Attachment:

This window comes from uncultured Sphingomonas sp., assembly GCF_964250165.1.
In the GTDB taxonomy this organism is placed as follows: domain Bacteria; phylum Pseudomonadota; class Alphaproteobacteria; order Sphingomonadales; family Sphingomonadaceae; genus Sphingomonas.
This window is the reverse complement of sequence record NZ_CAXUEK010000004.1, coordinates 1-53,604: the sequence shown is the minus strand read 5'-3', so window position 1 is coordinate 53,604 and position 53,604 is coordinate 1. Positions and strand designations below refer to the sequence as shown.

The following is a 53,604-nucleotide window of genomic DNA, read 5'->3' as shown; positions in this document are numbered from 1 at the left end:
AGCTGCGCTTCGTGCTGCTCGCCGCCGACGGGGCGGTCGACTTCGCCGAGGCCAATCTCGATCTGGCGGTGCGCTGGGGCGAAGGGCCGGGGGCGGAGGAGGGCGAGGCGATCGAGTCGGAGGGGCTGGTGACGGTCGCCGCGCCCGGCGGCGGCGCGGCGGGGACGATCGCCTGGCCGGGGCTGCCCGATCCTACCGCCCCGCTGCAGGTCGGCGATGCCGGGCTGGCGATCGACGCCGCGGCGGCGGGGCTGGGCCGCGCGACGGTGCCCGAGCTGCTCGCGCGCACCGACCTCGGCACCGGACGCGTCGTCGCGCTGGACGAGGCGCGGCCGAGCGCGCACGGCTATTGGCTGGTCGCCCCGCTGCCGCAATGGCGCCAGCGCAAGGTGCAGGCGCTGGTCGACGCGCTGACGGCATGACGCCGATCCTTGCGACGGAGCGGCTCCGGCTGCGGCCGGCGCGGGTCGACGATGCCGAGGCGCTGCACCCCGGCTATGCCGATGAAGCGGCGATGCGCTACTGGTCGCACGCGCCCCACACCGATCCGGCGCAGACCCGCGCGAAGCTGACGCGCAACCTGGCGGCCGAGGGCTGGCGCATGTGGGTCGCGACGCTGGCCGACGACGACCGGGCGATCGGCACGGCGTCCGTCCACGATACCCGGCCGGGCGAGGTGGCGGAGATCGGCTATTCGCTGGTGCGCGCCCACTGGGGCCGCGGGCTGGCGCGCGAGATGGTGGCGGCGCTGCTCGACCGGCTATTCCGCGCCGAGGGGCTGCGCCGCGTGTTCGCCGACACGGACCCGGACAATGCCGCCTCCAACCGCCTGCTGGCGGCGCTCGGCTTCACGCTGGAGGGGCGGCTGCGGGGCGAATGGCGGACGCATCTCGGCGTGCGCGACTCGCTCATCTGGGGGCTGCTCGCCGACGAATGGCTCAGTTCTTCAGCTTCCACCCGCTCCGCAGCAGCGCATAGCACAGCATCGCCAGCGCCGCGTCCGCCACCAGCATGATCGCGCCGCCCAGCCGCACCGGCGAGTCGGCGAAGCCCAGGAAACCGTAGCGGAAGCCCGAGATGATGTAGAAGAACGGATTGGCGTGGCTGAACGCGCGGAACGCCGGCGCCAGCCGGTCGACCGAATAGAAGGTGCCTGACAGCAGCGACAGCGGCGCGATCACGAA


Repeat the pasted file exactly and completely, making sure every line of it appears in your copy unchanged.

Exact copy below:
This window comes from uncultured Sphingomonas sp., assembly GCF_964250165.1.
In the GTDB taxonomy this organism is placed as follows: domain Bacteria; phylum Pseudomonadota; class Alphaproteobacteria; order Sphingomonadales; family Sphingomonadaceae; genus Sphingomonas.
This window is the reverse complement of sequence record NZ_CAXUEK010000004.1, coordinates 1-53,604: the sequence shown is the minus strand read 5'-3', so window position 1 is coordinate 53,604 and position 53,604 is coordinate 1. Positions and strand designations below refer to the sequence as shown.

The following is a 53,604-nucleotide window of genomic DNA, read 5'->3' as shown; positions in this document are numbered from 1 at the left end:
AGCTGCGCTTCGTGCTGCTCGCCGCCGACGGGGCGGTCGACTTCGCCGAGGCCAATCTCGATCTGGCGGTGCGCTGGGGCGAAGGGCCGGGGGCGGAGGAGGGCGAGGCGATCGAGTCGGAGGGGCTGGTGACGGTCGCCGCGCCCGGCGGCGGCGCGGCGGGGACGATCGCCTGGCCGGGGCTGCCCGATCCTACCGCCCCGCTGCAGGTCGGCGATGCCGGGCTGGCGATCGACGCCGCGGCGGCGGGGCTGGGCCGCGCGACGGTGCCCGAGCTGCTCGCGCGCACCGACCTCGGCACCGGACGCGTCGTCGCGCTGGACGAGGCGCGGCCGAGCGCGCACGGCTATTGGCTGGTCGCCCCGCTGCCGCAATGGCGCCAGCGCAAGGTGCAGGCGCTGGTCGACGCGCTGACGGCATGACGCCGATCCTTGCGACGGAGCGGCTCCGGCTGCGGCCGGCGCGGGTCGACGATGCCGAGGCGCTGCACCCCGGCTATGCCGATGAAGCGGCGATGCGCTACTGGTCGCACGCGCCCCACACCGATCCGGCGCAGACCCGCGCGAAGCTGACGCGCAACCTGGCGGCCGAGGGCTGGCGCATGTGGGTCGCGACGCTGGCCGACGACGACCGGGCGATCGGCACGGCGTCCGTCCACGATACCCGGCCGGGCGAGGTGGCGGAGATCGGCTATTCGCTGGTGCGCGCCCACTGGGGCCGCGGGCTGGCGCGCGAGATGGTGGCGGCGCTGCTCGACCGGCTATTCCGCGCCGAGGGGCTGCGCCGCGTGTTCGCCGACACGGACCCGGACAATGCCGCCTCCAACCGCCTGCTGGCGGCGCTCGGCTTCACGCTGGAGGGGCGGCTGCGGGGCGAATGGCGGACGCATCTCGGCGTGCGCGACTCGCTCATCTGGGGGCTGCTCGCCGACGAATGGCTCAGTTCTTCAGCTTCCACCCGCTCCGCAGCAGCGCATAGCACAGCATCGCCAGCGCCGCGTCCGCCACCAGCATGATCGCGCCGCCCAGCCGCACCGGCGAGTCGGCGAAGCCCAGGAAACCGTAGCGGAAGCCCGAGATGATGTAGAAGAACGGATTGGCGTGGCTGAACGCGCGGAACGCCGGCGCCAGCCGGTCGACCGAATAGAAGGTGCCTGACAGCAGCGACAGCGGCGCGATCACGAA